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social learning

… how we behave, respond and contribute on the platforms, our status updates, sharing, contributions and writing all infl uence our reputation, so think about how you want to be seen and act in ways consistent with that.


n Participating in a group discussion on how to solve a diffi cult work problem, sharing ideas, and commenting on the suggestions of others – that’s collaboration via social learning. And while these are not new approaches to work, social learning tools have given us new ways to collaborate on a different scale.

Social learning is ingrained in the learning models that underpin most formal blended learning programmes. For example, Kolb’s Learning Cycle has a strong social element in the guise of ‘refl ective observation’ (see chart).

Opportunities for social learning also percolate through the fi ve moments of learning need: 1. When people are learning how to do something for the fi rst time (New); 2. When people are expanding the breadth and depth of what they have learned (More);

3. When they need to act upon what they have learned, which includes planning what they will do, remembering what they may have forgotten, or adapting their performance to a unique situation (Apply);

4. When problems arise, or things break or don’t work the way they were intended (Solve); and,

5. When people need to learn a new way of doing something, which requires them to change skills that are deeply ingrained in their performance practices (Change). Whatever learning models you subscribe to, the truth is that we very rarely learn about something in isolation. We may learn the facts and even the skill but as we practice feedback, reinforcement and further sharing of expertise from others will help us to reach ‘mastery’ of something. That’s very much the proving ground for social learning.

…so can you control it? A common question from L&D communities is how can I control this social learning? In truth, you can’t. Learners create their own relationships and meaning using social tools. We know of one organisation in which learners created their own Facebook group as an offshoot from the company’s onboarding programme. They didn’t ask for permission, L&D didn’t facilitate it, nobody managed it. So to bring social learning into your organisation, you need to fi rst recognise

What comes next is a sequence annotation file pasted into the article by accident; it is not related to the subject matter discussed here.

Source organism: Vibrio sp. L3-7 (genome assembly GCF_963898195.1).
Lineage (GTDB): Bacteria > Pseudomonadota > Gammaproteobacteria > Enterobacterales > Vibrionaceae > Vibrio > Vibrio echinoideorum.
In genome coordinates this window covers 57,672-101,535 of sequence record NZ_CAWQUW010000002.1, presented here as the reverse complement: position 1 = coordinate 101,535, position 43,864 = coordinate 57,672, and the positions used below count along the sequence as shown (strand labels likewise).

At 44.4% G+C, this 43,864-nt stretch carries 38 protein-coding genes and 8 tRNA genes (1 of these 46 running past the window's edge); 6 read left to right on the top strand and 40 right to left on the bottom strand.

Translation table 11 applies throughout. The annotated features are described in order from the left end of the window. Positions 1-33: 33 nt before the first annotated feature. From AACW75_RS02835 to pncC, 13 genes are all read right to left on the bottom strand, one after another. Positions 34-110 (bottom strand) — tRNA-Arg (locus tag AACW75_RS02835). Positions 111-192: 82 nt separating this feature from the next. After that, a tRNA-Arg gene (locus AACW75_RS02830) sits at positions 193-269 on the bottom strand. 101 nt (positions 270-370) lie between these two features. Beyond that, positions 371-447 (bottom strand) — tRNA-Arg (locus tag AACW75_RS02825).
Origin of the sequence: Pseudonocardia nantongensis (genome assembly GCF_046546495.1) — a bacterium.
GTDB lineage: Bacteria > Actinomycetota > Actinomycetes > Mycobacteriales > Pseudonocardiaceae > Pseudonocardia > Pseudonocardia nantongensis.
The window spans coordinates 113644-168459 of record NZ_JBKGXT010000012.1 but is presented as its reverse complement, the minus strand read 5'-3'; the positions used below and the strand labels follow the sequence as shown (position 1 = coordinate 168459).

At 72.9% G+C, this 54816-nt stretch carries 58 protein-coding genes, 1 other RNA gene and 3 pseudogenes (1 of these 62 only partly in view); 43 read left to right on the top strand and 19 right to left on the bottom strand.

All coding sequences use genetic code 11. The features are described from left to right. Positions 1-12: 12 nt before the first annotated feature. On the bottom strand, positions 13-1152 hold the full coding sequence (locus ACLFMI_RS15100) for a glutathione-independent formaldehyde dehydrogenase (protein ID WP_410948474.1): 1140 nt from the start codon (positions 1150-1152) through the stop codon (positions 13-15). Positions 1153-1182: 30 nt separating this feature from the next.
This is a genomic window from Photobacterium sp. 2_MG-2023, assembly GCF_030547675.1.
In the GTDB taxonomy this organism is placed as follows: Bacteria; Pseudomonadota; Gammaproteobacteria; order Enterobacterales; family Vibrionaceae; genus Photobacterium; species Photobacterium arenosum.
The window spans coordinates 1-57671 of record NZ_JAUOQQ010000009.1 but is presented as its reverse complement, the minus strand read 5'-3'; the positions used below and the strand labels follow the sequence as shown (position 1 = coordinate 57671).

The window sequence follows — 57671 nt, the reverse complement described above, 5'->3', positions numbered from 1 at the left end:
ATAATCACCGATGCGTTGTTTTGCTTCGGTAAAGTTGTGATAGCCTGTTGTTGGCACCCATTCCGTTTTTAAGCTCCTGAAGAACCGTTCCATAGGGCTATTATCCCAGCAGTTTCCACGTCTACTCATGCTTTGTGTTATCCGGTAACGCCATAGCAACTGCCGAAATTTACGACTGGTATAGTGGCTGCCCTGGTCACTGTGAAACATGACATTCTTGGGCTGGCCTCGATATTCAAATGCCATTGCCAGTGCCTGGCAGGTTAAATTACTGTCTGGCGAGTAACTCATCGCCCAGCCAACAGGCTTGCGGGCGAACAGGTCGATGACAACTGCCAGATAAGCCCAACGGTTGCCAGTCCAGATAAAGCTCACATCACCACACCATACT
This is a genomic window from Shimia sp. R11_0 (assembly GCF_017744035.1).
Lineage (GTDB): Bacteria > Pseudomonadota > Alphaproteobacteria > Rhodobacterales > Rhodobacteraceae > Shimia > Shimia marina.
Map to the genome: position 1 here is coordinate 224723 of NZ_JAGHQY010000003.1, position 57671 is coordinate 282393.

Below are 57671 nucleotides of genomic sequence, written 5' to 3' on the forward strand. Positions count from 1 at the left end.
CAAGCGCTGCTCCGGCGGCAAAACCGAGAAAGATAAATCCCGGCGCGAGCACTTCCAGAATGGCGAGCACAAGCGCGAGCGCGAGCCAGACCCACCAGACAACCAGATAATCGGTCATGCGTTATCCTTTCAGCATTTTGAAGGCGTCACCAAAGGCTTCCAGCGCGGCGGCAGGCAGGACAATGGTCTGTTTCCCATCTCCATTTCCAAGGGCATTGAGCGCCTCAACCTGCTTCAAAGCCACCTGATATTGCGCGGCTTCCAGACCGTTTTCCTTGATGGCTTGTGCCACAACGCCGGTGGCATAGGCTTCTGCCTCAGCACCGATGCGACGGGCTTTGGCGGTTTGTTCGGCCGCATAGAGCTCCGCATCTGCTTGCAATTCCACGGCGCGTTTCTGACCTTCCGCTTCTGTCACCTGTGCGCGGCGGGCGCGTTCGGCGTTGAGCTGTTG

that it sits outside of direct organisational control. Our role is more to create the environment, opportunities and tools to enable it to fl ourish, and to model good practice.

So what are the four habits of highly social learners? To help you step into the social fl ow, and model good practice, here are four social learning habits you should form – and how social learning tools can help you keep them.


(planning/trying out what you have learned)

Abstract Conceptualisation

(concluding/learning from the experience)

Concrete Experience

(doing/having an experience)

Refl ective Observation (reviewing/

refl ecting on the experience)

n Habit 1: Share your ideas It’s called ‘social’ because it’s all about communities: different communities that inhabit different spaces. If you sit in an offi ce, that’s one type of community; a physically located one, united by shared space and a shared coffee machine. If you work in a particular function, like marketing, that’s a different community. You may share a physical space, or maybe you are connected online, through email groups or shared projects. Indeed, teams that work on a project form another type of community: this one more transient. Social tools let you share ideas: you can post updates, share your stories. But you don’t just want to be part of the noise. You share for a reason. You want to share stories that are relevant to specifi c communities or, indeed, specifi c people within a community.

Social tools enable you to share your ideas: ideas for how to do a project better, ideas for strategy, ideas for where to go for lunch, but you need to ensure that it’s the right story in the right space.

So think about the communities you inhabit: think about what adds value to you

in what people say and what’s just noise in the system. Then share ideas that add value.

n Habit 2: Build your reputation We all have a reputation: it’s based on our actions, over time. Maybe you’re generous. Maybe you try to keep the peace. Maybe people turn to you for your expertise in a particular subject or with a particular piece of software. Maybe they turn to you to organise the social calendar or when they are upset. Reputation is a function of our actions, but it’s also

Learning is about change, and working out loud is about sharing your story of change over time … It’s about refl ecting, pondering, making decisions and sharing consequences.

e.learning age april 2015 13

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